We made our way through several sets of rapids; portage was minimal with just enough water over each set of rapids to prevent the kayaks from bottoming out. Every bit of timbered structure looked as good as the next and it soon became apparent that gauging how long to keep casting at each one was becoming increasingly frustrating. The theory I was working on in this situation was to spend less time on each snag so to cover more area. Various lures were used from soft plastics to hard bodied lures, from surface lures to deeper divers; however it was TT Lures range of Striker Spinnerbaits that gave us the confidence to attract a few more of these iconic fish.  It was a pretty tough morning, even though the river looked extremely inviting for any keen freshwater angler chasing these majestic fish. Shaun was rewarded for his persistence while bouncing his spinnerbait off the gravelly bottom, when a vibrant golden perch had aggressively taken his lure presentation well away from the snag where it had obviously followed the imitation bait mid-stream.  Another cod followed soon after that couldn't resist this battled Red & Black Scale Striker Spinnertbait, measuring about 60cm in length.

Approaching a huge fallen river gum, we knew that there would be a huge cod amongst the veiny branches of this fallen structure. Selectively choosing the best angle to approach the snag from, I cast within a likely strike zone. On cue as the lure hit the water, a life-sized cod smashed my Black & Gold Scale Striker Spinnerbait close to the surface. However I was unable to keep connected to this cod and lost the fish to the timbered haunt within seconds, noticing a chaffed leader 4" above the lure upon inspection. Continuing downstream we all began to receive numerous timid strikes from fish, not exactly wanting to aggressively hit our lures. Making a decision to attach stinger hooks to our spinnerbaits, these strikes turned into fish being caught. Steve changed tactics all together using a 3" soft plastic with a TT Lures Jig Spinner attached, which proved to be a great lure change and resulted in his first fish of the trip which was well deserved.

The winds began to blow stronger from the south-west at about 20 knots, and we were worried about becoming even colder, with hyperthermia being very relevant. The tops of the river gums blew frantically sideways causing dead branches to occasionally fall from great heights, creaking and swaying as flocks of Corella's and Gallah's were also becoming restless within the canopy's of the tall trees above. We pulled up along a sandy beach for a late lunch which was needed to stretch the legs and gather our thoughts. We couldn't stop shivering, unable to stop our hands from shaking which made casting and tying knots extremely difficult. Short cardio exercises on the river bank were undertaken, prior to seating ourselves back into our wet kayaks, to keep warm and get the blood flowing again throughout the body.

We estimated that we had approximately 3-5 kilometres left of our journey as we paddled with a bit more hast, knowing we'd be running out of daylight as the sun got lower and lower in the sky. It wasn't long before Shaun yet again struck another snag with an unwary cod eagerly craving to satisfy its appetite. Unbeknown to us all, this was going to the last time we were going to see this menacing Striker Spinnerbait as it was not long after the release of this particular cod, that this fearsome lure fell victim to a much larger fish that struck with an abundance of force, leaving Shaun slightly bewildered as to what had just happened. Shaun reverted to using the same coloured Black & Gold Scale Striker Spinnerbait that I had been using. I remained confident that my misfortunes would turn around soon enough and after varying techniques, one of which was pausing the spinnerbait and allowing the lure to drop deeper within the strike zone, I soon felt a fearsome strike of a Murray cod that was definitely attracted to the lure, engulfing it on the drop.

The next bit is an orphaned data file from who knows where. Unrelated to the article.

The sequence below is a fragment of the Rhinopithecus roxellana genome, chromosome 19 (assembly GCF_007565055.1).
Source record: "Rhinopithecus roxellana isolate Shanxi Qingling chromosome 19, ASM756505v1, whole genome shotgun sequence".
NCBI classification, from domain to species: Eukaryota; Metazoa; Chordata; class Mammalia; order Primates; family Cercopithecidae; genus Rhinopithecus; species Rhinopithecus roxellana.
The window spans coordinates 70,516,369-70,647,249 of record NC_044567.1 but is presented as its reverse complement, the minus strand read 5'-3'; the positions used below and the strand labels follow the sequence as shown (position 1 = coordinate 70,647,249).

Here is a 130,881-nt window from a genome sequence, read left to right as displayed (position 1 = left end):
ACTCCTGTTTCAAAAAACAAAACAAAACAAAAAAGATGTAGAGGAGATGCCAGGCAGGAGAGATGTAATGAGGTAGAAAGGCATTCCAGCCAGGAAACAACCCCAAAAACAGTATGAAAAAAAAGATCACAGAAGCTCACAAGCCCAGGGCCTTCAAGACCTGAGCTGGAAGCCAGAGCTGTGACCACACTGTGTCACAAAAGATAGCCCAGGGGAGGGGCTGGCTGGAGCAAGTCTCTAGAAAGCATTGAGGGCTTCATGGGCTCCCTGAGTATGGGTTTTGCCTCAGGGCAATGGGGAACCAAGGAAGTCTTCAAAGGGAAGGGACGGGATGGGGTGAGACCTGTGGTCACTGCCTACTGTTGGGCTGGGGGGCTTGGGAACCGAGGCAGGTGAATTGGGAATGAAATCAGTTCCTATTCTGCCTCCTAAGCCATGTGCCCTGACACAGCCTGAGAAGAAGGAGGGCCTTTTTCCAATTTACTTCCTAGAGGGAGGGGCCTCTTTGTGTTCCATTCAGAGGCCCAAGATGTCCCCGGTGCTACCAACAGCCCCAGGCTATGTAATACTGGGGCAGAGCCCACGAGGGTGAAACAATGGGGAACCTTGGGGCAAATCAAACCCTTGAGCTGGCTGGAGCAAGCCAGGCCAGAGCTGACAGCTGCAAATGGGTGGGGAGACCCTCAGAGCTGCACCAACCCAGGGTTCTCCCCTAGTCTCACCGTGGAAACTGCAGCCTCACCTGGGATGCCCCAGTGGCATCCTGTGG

Filled with a bit more confidence and with only a few pools left to fish before arriving back at camp, I was casting my spinnerbait at the edges of some rock formations. I retrieved the lure with a slow rolling action, striking at another fish that couldn't resist the flash and vibrations of the lures spinning willow blade and it was landed after a short contest. The light of day faded quickly. Observing the colours of the sunset casting its reflections on the calm water through the silhouette of the gum trees made a fantastic back drop. We finally made it back to camp and found refuge near the roaring camp fire where roast pork for dinner was cooking in the camp ovens. Elated to be back in the comfort of some warm clothing, I dare say we were in our swags by 9:00pm in readiness for a morning session before making our journey home.

Upon approaching our kayaks which were left 300 metres upstream the evening before due to portage through the last section of the river upstream of camp, we noticed that a mob of cattle had meandered through and around them whilst they watered themselves during the night. Our second observation was less inviting, noticing that the kayaks were iced up quite considerably compared to the previous morning. It was freezing and as the sun peaked over the horizon the air temperature decreased by what seemed to be another degree.

Paddling into the sun, I soon lost sight of Shaun and Steve as the glare became too overwhelming, due to the sun's rays cutting through the lifting fog. It was a smaller pool of approximately 800m in length and we decided to work each snag at our own leisure. By changing lure colours and presentations throughout the range of TT Lures Spinnerbaits during this session, I caught another two cod off some structure I mentally took note of whilst eagerly paddling back to camp in the darkness the evening before.  Shaun also caught another smaller cod on his last cast, which was fitting for our time spent on the Dumaresq River chasing these incredible regal fish.

All up 13 Murray cod were caught, along with 3 golden perch, with plans now being to head out there again in the very near future for another exploratory mission chasing these incredible western river fish.

Cheers Dave Brace